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Open accessJournal ArticleDOI: 10.1177/1745691620979820

Psychological Science Is Not Race Neutral.

02 Mar 2021-Perspectives on Psychological Science (SAGE PublicationsSage CA: Los Angeles, CA)-pp 1745691620979820-1745691620979820
Abstract: In their analysis in a previous issue of Perspectives on Psychological Science, Roberts and colleagues argued that the editors, authors, and participants throughout subfields of psychological scien...

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Journal ArticleDOI: 10.1111/JORA.12645
Abstract: Research on racial identity among Youth of Color has expanded considerably in recent years, but a parallel examination of racial identity among white youth has not occurred, reiterating whiteness as normative. We applied Janet Helms's White Racial Identity Development (WRID) model among white U.S. youth (8-14 years old) to address this research gap. WRID centers racism and white supremacy, offering a framework to analyze white racial identity in the context of systemic inequity. Using longitudinal, qualitative analysis, we found age-related change over time, with some evidence of increasing resistance to racism. There was high participant variability, however, indicating that socio-cognitive abilities alone cannot predict anti-racist white identity development. We discuss implications for racial identity research and social justice-orientated developmental science.

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Topics: White supremacy (59%), Identity (social science) (57%), Racism (55%) ... read more




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36 results found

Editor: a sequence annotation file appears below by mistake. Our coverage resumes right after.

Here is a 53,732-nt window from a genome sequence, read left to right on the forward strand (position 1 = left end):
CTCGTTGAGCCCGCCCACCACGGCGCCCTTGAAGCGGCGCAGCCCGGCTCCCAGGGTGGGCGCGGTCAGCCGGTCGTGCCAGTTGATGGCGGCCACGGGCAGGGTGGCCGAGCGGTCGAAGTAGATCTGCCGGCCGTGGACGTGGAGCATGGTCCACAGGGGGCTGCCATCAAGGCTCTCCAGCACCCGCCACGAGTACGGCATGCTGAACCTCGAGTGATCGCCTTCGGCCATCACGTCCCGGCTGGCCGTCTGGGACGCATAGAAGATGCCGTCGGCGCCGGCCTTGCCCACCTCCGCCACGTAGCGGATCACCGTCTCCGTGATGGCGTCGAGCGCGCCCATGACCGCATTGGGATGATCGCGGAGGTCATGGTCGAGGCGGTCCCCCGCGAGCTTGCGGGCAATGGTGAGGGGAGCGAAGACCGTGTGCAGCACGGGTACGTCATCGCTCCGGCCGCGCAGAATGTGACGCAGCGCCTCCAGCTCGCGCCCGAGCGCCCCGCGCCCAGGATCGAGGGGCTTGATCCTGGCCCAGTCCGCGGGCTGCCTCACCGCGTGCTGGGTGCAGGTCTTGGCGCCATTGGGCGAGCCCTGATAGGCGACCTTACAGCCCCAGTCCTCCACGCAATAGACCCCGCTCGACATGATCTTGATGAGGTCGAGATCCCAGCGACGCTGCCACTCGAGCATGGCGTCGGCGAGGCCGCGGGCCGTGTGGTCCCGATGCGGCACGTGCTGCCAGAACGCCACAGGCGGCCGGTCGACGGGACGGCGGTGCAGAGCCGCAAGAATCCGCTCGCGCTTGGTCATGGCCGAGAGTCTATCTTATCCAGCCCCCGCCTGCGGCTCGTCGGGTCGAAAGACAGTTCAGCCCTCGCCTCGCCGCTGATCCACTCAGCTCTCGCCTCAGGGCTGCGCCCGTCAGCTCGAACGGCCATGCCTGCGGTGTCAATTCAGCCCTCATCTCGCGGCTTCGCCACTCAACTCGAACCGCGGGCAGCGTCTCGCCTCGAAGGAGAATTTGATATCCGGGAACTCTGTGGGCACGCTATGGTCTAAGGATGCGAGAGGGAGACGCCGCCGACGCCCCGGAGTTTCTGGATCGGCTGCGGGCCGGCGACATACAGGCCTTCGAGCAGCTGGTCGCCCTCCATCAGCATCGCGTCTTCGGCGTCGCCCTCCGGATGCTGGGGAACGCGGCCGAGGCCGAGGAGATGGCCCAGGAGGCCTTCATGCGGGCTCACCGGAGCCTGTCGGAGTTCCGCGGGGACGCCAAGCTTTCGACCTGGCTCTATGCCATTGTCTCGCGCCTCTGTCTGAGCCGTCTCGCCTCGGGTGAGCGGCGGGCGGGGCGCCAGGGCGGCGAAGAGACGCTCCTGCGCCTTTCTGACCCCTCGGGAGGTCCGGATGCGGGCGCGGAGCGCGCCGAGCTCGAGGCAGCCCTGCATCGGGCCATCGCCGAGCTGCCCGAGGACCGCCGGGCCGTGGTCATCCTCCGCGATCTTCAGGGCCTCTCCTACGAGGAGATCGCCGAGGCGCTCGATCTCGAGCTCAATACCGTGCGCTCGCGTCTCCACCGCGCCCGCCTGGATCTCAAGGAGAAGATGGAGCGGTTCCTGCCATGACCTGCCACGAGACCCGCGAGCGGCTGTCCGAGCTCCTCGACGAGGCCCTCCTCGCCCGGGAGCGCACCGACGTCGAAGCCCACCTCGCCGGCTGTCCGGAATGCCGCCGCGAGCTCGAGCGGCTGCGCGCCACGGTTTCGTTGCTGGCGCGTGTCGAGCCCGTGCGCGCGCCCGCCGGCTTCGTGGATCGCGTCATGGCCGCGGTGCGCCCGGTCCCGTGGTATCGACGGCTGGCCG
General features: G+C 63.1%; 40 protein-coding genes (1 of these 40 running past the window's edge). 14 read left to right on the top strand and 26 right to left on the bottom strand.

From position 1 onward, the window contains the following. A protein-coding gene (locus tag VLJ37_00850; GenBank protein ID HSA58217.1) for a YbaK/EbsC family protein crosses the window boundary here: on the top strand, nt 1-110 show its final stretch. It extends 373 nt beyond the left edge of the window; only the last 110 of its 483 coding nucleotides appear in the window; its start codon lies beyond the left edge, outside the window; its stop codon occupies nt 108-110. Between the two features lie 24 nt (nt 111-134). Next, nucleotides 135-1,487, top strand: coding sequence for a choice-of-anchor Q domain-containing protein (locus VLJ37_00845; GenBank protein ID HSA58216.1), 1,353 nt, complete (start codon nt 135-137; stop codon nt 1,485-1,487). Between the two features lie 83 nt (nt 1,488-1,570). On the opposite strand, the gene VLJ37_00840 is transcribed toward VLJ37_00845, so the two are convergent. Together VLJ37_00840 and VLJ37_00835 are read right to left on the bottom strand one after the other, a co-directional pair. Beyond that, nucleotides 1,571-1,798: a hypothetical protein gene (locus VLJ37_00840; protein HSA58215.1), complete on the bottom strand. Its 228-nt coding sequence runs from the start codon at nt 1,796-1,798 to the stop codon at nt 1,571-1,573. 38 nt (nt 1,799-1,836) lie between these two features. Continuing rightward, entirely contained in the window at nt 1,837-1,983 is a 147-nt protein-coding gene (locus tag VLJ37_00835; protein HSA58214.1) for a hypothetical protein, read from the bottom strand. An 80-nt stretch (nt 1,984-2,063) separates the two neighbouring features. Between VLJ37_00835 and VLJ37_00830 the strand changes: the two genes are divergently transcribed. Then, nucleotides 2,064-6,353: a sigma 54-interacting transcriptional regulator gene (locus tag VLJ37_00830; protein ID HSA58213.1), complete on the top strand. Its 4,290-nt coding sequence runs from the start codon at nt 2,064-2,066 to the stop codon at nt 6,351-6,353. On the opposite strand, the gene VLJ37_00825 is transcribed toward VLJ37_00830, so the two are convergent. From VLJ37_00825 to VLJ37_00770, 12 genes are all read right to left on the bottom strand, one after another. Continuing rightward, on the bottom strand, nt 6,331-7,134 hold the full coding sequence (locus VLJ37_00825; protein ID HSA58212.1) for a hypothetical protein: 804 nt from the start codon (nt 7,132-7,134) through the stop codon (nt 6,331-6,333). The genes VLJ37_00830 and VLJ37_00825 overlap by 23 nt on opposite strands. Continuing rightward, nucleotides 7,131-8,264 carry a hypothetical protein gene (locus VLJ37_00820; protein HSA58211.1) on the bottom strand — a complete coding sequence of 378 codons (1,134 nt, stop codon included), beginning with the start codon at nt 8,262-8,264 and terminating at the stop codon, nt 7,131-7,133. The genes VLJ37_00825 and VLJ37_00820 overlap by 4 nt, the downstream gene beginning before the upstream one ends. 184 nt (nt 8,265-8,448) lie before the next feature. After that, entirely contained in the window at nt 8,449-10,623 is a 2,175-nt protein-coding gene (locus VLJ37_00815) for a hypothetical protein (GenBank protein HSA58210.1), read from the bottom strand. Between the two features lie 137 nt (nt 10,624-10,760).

Journal ArticleDOI: 10.1037/0033-2909.117.3.497
Roy F. Baumeister1, Mark R. LearyInstitutions (1)
Abstract: A hypothesized need to form and maintain strong, stable interpersonal relationships is evaluated in light of the empirical literature. The need is for frequent, nonaversive interactions within an ongoing relational bond. Consistent with the belongingness hypothesis, people form social attachments readily under most conditions and resist the dissolution of existing bonds. Belongingness appears to have multiple and strong effects on emotional patterns and on cognitive processes. Lack of attachments is linked to a variety of ill effects on health, adjustment, and well-being. Other evidence, such as that concerning satiation, substitution, and behavioral consequences, is likewise consistent with the hypothesized motivation. Several seeming counterexamples turned out not to disconfirm the hypothesis. Existing evidence supports the hypothesis that the need to belong is a powerful, fundamental, and extremely pervasive motivation.